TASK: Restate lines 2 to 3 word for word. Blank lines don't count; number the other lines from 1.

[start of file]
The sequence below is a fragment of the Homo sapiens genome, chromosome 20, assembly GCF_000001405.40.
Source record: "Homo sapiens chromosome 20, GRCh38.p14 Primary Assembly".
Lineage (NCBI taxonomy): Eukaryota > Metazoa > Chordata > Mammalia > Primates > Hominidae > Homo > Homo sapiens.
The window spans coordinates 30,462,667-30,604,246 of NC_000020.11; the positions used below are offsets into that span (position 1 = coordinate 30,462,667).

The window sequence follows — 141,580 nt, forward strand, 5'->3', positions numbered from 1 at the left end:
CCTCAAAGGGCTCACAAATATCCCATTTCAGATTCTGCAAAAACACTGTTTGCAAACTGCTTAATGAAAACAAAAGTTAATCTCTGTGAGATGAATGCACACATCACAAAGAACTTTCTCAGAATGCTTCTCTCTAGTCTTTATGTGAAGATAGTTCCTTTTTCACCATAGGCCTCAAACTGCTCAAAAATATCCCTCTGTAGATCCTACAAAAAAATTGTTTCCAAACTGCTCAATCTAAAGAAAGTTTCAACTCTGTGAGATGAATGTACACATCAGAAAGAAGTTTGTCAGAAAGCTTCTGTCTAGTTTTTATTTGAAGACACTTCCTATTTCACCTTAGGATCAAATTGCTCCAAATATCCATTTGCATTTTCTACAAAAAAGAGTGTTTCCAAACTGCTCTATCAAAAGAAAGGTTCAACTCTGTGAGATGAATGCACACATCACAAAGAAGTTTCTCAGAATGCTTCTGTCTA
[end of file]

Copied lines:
Source record: "Homo sapiens chromosome 20, GRCh38.p14 Primary Assembly".
Lineage (NCBI taxonomy): Eukaryota > Metazoa > Chordata > Mammalia > Primates > Hominidae > Homo > Homo sapiens.